Stella is also working with Mushin Democratic Wing, an association of local government employees in the Mushin local government area of Lagos state. This relationship created an opportunity to sensitize policymakers as well as the public. Jointly, they carried out a one-day campaign tagged "Humane Response to HIV/AIDS" in November 2000. She also directs her message to businesses and groups that are not yet active in the HIV/AIDS issue: banks, social clubs, and community groups. In addition, she has participated actively in numerous regional and national advocacy networks.
Stella's organization–the Centre for the Right to Health–has six full-time staff, five support staff, and over 12 volunteers to manage its daily operations. In addition, a dynamic, multidisciplinary group including a high court judge, a former health minister, a lawyer, a nurse, and two people from private business sit on the board of trustees.
Finally, the success of her program lies in her empathic approach. Stella has a unique ability to use homegrown examples and "This could be you" approaches to encourage people to respond to the challenge. For example, in a program on AIDS organized by a Nigerian women's group, the emphasis was on AIDS as a problem of high-risk groups like prostitutes and on the various remedies to curb the practice that could be advocated. Stella, who had been invited to the program, pointed out that prostitutes cater to the desires of such people as their husbands, brothers, uncles and cousins, and therefore they too could be vulnerable to the disease. Her "this-could-be-you message" dramatically changed the women's view about tackling HIV/AIDS problems, causing them to advocate for more realistic and helpful solutions.
Stella is the first child in a family of 10. During her childhood, she suffered from an ear ailment that her classmates found unpleasant; consequently they either taunted or avoided her. The experience made her angry and lonely but also sympathetic to stigmatized people. In secondary school, her teachers and some peers encouraged her. Many of her friends overlooked her ailment and fought on her behalf when others taunted her. She vowed to do the same when she found others in similar circumstances.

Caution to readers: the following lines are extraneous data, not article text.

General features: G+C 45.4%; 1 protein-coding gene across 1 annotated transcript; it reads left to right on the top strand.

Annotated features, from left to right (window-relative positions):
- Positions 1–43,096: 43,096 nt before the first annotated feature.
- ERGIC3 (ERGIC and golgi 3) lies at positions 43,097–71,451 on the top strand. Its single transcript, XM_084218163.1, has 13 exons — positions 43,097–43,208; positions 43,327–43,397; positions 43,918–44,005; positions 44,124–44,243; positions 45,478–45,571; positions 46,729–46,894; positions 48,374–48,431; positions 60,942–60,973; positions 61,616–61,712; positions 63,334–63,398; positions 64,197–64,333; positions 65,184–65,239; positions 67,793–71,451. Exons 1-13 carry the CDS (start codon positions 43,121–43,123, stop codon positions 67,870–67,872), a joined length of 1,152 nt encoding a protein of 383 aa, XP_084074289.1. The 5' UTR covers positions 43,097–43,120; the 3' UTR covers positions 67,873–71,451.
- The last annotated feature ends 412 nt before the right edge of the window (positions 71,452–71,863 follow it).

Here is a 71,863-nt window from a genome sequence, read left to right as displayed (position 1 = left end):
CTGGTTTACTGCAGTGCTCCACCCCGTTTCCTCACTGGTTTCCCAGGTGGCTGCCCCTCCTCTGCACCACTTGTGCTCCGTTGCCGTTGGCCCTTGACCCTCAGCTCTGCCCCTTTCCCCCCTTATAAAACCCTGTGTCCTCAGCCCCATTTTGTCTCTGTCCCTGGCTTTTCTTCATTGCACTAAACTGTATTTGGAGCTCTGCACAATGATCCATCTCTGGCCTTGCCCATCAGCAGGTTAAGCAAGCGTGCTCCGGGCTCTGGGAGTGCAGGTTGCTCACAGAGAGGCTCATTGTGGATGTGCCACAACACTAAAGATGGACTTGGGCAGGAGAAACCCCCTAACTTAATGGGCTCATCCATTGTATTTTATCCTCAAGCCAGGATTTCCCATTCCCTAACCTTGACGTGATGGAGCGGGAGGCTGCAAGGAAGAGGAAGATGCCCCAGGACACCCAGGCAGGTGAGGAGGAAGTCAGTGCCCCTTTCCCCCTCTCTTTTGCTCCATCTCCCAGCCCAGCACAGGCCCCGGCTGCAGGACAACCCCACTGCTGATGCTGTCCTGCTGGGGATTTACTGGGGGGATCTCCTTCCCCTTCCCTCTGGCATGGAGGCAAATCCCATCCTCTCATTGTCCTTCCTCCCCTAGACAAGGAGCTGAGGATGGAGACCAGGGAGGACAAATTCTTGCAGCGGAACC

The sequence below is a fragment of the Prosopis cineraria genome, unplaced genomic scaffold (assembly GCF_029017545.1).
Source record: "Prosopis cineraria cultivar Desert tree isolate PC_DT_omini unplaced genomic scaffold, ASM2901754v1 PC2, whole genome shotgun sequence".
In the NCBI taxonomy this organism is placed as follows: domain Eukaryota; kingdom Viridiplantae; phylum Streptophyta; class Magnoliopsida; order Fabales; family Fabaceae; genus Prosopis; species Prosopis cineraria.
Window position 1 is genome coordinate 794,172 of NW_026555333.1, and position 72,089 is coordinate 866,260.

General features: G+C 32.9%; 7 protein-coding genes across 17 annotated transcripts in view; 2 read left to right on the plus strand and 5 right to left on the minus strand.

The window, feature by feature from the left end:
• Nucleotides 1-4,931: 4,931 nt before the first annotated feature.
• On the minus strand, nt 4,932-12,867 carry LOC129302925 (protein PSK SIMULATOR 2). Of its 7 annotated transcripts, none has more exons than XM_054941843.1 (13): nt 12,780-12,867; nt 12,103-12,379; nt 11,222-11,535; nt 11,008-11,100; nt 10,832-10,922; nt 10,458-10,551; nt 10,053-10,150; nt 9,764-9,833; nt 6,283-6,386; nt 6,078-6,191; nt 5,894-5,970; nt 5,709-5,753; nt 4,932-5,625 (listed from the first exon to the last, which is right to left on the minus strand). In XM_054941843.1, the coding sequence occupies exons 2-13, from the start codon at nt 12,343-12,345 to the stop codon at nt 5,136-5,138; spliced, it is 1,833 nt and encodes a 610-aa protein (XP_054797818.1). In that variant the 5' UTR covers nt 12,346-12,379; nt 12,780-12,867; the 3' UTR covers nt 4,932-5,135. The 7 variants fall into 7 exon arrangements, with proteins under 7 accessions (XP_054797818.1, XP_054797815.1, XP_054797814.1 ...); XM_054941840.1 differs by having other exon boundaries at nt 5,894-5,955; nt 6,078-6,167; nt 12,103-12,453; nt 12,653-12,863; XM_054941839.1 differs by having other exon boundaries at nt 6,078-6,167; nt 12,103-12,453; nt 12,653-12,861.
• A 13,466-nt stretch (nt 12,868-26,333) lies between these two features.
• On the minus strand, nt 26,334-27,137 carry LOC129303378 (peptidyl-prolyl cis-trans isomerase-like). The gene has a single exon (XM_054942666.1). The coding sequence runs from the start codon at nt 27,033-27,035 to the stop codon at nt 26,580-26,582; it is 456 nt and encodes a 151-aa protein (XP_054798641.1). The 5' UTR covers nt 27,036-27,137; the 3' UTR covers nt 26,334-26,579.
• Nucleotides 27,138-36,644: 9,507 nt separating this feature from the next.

During school, her participation in debate, drama, and science clubs, as well as her involvement with the Rotary Club and community-based projects gave her exposure to a variety of people, sharpened her sense of justice, and shaped her people-oriented personality. She followed the Rotary Club's four-way test of the things we say or do: "Is it the truth? Is it fair to all concerned? Will it build better friendship? Will it be beneficial to humanity?"
Her experiences in school, as well as her inclinations, led her to a career in nursing. While serving as a public relations officer of the National Association of Nigerian University Nursing Students, she led its first advocacy team to demand the greater involvement of their graduates as public health officers. Her university leadership roles and her position as vice-president of the National Association of Imo State Students increased her confidence in leadership and advocacy.
In 1990 Stella was seriously injured in an accident that left six people dead. She regained consciousness three days later only after a transfusion of three pints of blood. Between 1990 and 1995, she had five surgeries, each requiring transfusions of at least two pints of blood. She nearly lost her job because of rumors that she was HIV-positive.While working as a nursing officer in a government-owned health center, she noticed a wide disparity between the standard of care taught in school and the one practiced. Often, her colleagues criticized her as being "too caring." She strived to give thorough patient care and was mindful of patients' rights to comfort and dignity, where the norm was that of abuse and disregard. Her own experiences as a patient showed her the pain and degradation of being completely dependent on others, even for basic bodily functions. These experiences resulted in her multifaceted and empathic approach to people living with HIV/AIDS.